Puerto Rico Bonds Risk Court Workout If Consensus Eludes Panel

  • With so many creditors, voluntary debt reductions a challenge
  • Panel to work on fiscal plan to guide creditor negotiations

Tell it to the judge.

The seven-member federal control board appointed to address Puerto Rico’s $70 billion of debt may ultimately leave it up to a court to force investors to accept losses if they don’t do so willingly.

The panel appointed by President Barack Obama Wednesday consists of a former bankruptcy judge who oversaw the workouts of Enron Corp., Chrysler LLC and WorldCom Inc., a former president of the island’s Government Development Bank, a woman who oversaw California’s budget after the recession and a law professor who has argued that states should be given legal power to foist haircuts on bondholders.

In addition to cutting Puerto Rico’s debt, the panel is tasked with ending recurring budget deficits and addressing $43 billion of unfunded obligations to its employee pension plans. Bringing together the island’s bondholders, insurance companies and public workers may be too complex to be resolved without the power imposed by a court, said Matt Fabian, a partner at Concord, Massachusetts-based Municipal Market Analytics.

“Any board doesn’t want to fight with stakeholders,” Fabian said. “They don’t want to impose their will because that will extend their stay in what is ultimately a thankless job. So what the board proposes, a lot of it will likely have to be validated in the courts and so you don’t have to worry so much about individual predispositions or preferences.”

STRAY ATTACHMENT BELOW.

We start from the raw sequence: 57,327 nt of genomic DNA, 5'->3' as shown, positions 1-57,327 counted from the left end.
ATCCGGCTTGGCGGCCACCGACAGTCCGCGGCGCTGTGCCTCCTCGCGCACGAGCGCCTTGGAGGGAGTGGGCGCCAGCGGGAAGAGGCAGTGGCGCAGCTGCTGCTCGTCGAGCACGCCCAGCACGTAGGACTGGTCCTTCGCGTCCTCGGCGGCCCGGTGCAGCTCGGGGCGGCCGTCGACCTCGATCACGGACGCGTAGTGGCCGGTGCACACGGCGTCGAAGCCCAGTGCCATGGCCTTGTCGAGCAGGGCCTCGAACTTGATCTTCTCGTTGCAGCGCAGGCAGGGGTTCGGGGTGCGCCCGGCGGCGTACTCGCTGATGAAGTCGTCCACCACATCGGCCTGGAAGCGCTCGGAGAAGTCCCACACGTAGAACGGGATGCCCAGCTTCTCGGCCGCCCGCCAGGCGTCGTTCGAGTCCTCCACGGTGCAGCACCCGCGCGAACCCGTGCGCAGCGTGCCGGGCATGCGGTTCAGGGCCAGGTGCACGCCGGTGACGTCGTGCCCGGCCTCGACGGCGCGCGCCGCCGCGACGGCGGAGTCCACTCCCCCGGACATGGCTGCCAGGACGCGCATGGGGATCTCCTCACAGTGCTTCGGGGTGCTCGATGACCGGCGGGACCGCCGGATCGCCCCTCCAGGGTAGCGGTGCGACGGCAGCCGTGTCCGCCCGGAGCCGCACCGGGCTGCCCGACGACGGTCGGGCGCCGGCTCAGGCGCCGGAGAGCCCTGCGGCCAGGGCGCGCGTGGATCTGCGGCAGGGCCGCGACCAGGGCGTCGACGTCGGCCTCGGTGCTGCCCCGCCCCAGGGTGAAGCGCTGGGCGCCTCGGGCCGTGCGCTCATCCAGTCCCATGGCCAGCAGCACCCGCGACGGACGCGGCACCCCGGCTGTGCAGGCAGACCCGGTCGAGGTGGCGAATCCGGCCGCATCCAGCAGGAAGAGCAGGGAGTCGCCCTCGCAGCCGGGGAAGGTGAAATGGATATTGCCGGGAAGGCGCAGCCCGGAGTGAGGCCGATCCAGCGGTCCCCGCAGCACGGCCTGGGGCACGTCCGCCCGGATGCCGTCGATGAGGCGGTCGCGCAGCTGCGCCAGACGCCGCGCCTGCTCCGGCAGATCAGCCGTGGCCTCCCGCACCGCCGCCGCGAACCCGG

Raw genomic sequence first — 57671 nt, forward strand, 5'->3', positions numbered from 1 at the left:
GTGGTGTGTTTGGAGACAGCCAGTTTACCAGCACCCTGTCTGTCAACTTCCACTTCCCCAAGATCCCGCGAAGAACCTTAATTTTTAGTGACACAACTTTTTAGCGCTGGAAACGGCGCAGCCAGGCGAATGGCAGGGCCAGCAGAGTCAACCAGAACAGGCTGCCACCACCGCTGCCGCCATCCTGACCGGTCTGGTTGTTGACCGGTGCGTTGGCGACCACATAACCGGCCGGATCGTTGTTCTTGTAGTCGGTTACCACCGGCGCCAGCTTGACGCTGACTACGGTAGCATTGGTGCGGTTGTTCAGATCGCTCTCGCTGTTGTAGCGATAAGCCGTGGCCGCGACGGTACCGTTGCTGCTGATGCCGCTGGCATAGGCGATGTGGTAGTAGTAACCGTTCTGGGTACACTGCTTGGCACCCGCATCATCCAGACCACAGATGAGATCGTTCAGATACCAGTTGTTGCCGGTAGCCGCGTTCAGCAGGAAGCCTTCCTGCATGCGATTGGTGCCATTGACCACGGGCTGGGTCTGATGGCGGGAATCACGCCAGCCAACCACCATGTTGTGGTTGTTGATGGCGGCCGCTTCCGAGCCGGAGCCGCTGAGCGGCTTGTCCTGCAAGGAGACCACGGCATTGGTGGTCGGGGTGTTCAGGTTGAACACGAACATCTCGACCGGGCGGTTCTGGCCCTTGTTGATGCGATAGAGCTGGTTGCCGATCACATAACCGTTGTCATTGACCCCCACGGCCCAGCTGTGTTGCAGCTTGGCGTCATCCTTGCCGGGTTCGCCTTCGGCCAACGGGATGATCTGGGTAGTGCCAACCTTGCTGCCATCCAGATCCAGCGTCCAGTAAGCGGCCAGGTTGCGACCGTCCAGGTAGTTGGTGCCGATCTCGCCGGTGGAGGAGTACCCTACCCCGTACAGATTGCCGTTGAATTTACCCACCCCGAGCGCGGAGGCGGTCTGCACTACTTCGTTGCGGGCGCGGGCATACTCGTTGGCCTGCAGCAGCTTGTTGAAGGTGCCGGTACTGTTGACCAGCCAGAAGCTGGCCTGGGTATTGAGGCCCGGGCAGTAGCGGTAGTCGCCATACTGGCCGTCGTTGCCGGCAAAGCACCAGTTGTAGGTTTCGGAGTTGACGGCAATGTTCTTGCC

Puerto Rico’s crisis has been years in the making as the government borrowed to fill budget gaps, the economy remained stuck in a recession and residents left for the U.S. mainland. The island isn’t authorized to file for bankruptcy and Puerto Rico Governor Alejandro Garcia Padilla was unable to get bondholders to voluntarily accept less than they’re owed, which prompted Congress to step in with legislation giving it the tools to cut its obligations.

“The board will undoubtedly encourage voluntary settlements, but it’s almost certain that there will be lots of holdouts,” said Phil Fischer, head of municipal research at Bank of America Merrill Lynch. “And so the idea that they would in fact send a number of these issues to a bankruptcy court is almost certain.”

Obama Wednesday selected three Democrats and four Republicans from lists provided by congressional leaders of both parties to exert broad sway over the finances of the U.S. territory. Such authority was granted by legislation, called Promesa, enacted in June that also protects the island from bondholder lawsuits as it works on a plan to repair its finances. Richard Ravitch, who advised then-Governor Hugh Carey during New York City’s fiscal crisis in the 1970s, will serve as Garcia Padilla’s representative on the control board. Ravitch has been advising the Puerto Rico governor in the past three years about the island’s debt woes.